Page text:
Tuesday, October 02, 2007

Bubble pricing

Consider two stocks:

  1. Trades in a range from $5 to $15.
  2. Trades in a range from $9 to $11.
The not too difficult question is: which stock is riskier? And given no more information, A is the riskier stock. That's because the greater volatility means you could lose more money with A than trading in B—at least if you only had price information to work with.

But if you knew for certain that the actual value of each stock was $10, than A ought to be far less risky. Instead of trading randomly, an investor could begin buying once stock A is priced below its value and sell when the stock is above its value for a true arbitrage situation. This is Ben Graham's margin of safety principle. One little piece of information (the value of the stock) makes a huge difference.

Of course, we can never really be certain about anything, much less the value of a company that might have skeletons lurking in its metaphorical closet. The fact is, markets are often right. That's because of somewhat bizarre phenomenon known as the wisdom of crowds. In essence, the crowd is more likely than the individual to the answer to certain questions correctly if at least three conditions are true:

  1. There exists a diversity of thought.
  2. There exists an aggregating mechanism.
  3. There exists an incentive to individuals for being right.
If any one of them is missing, an individual has a chance to do better than the crowd. But a well-designed market has all three of these conditions most of the time. Therefore, if we want to invest in stock A, we ought to make a case not only why $10 is the right price, but also why crowd wisdom doesn't apply.

A familiar case is the asset bubble. For instance, a group of investors might decide that stock A is worth $15, not $10. So they start to buy whatever shares they can lay hands on. Then some people decide the stock might be worth more like $20 and bid up the price further. The jump from $5 to $20 attracts speculators who don't know, and may not care, how much A is worth. At this point anyone who owned A and thought it was worth $10 or even $15 has taken a profit and anyone foolish enough to be short has either covered or lost their shirt. So both sides of each trade are people who believe in the company at any price. Condition I is thoroughly violated.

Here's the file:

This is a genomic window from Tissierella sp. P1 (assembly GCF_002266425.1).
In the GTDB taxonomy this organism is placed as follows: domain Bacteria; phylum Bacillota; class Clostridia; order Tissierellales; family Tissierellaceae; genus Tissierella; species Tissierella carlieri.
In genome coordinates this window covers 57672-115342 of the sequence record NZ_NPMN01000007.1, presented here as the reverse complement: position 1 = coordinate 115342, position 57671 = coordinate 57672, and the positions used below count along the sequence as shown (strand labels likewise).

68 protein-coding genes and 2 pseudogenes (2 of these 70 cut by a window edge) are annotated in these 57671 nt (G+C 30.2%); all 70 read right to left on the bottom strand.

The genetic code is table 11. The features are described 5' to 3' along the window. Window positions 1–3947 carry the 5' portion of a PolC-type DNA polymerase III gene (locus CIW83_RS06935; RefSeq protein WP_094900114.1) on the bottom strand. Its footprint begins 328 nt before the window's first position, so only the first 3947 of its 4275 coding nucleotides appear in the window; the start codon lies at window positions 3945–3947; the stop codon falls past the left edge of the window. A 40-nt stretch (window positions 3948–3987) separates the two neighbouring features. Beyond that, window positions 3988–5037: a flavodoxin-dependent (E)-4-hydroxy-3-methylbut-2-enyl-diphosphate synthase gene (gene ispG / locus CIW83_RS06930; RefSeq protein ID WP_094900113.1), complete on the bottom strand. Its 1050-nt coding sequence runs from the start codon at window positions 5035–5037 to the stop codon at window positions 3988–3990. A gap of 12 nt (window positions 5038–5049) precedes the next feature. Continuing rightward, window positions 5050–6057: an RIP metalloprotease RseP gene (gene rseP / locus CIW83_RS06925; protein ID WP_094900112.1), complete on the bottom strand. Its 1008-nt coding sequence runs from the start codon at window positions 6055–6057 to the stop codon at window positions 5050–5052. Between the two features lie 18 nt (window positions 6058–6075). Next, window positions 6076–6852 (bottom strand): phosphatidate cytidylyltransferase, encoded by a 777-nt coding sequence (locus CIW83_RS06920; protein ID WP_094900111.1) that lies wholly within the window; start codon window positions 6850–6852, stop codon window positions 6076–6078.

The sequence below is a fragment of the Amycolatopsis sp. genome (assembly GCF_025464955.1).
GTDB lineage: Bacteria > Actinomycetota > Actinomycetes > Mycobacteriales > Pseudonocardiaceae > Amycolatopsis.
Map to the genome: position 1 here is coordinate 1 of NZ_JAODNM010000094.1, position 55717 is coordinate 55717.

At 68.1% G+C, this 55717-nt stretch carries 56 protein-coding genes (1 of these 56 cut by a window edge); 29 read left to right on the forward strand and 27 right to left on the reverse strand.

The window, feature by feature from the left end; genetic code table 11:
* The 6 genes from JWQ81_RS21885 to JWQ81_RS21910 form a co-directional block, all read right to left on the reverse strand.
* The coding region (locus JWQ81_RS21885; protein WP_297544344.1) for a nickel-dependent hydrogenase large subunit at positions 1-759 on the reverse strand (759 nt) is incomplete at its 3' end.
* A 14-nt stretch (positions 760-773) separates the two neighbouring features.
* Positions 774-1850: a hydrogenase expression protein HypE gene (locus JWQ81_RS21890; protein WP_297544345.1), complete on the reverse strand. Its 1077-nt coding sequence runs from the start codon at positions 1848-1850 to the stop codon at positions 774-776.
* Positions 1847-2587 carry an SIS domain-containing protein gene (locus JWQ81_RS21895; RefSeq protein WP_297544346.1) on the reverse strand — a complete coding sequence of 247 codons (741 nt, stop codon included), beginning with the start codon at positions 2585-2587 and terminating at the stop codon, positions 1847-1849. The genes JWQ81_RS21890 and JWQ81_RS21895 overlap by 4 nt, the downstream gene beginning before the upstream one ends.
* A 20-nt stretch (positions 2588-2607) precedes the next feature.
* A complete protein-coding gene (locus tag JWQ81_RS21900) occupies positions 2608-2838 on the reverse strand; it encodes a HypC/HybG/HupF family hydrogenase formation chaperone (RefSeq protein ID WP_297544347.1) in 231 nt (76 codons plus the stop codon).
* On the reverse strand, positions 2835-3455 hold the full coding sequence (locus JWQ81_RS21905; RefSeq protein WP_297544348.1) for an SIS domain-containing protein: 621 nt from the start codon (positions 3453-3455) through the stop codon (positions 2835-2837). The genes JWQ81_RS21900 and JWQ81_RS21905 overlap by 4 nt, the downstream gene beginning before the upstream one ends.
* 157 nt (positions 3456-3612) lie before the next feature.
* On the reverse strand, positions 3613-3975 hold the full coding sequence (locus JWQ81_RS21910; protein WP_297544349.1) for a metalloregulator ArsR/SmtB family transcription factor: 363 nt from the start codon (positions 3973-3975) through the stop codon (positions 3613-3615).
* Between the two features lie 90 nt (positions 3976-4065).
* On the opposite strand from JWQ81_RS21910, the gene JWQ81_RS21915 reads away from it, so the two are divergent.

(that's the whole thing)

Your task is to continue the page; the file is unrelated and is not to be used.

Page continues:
But there is also a problem with conditions II and III as well. Bearish opinions on the stock are not aggregated because there is no incentive to take a position. It is difficult to make money on negative opinions in the current stock market because short trading is both difficult and dangerous. The same can be said about the housing market, except substitute impossible for difficult and dangerous. Early on, when it might help with little pain, the crowd can't apply the brakes.

I've been playing the Motley Fool CAPS game and, even though I'm doing a terrible job there, I think its a pretty useful tool. Instead of judging success on an absolute basis, picks are compared to an investment in the S&P 500 over the same time period. So, a thumbs up pick might be losing even if the stock price has gone up if the index has gone up faster. If you read a mutual fund prospectus, the concept ought to be clear. More importantly, thumbs down picks win as long as the index does better than the stock.

You accomplish the same effect by selling as stock short and using the proceeds to buy an ETF that tracks the index. It would be somewhat expensive, however, since you would need to pay twice the number of commissions and there is normally a margin requirement. Perhaps some sort of ETF or derivative could be devised to solve the problem. It's also possible to simulate a relative return on a bullish position, but this wouldn't normally make sense unless you thought the index was due for a fall.

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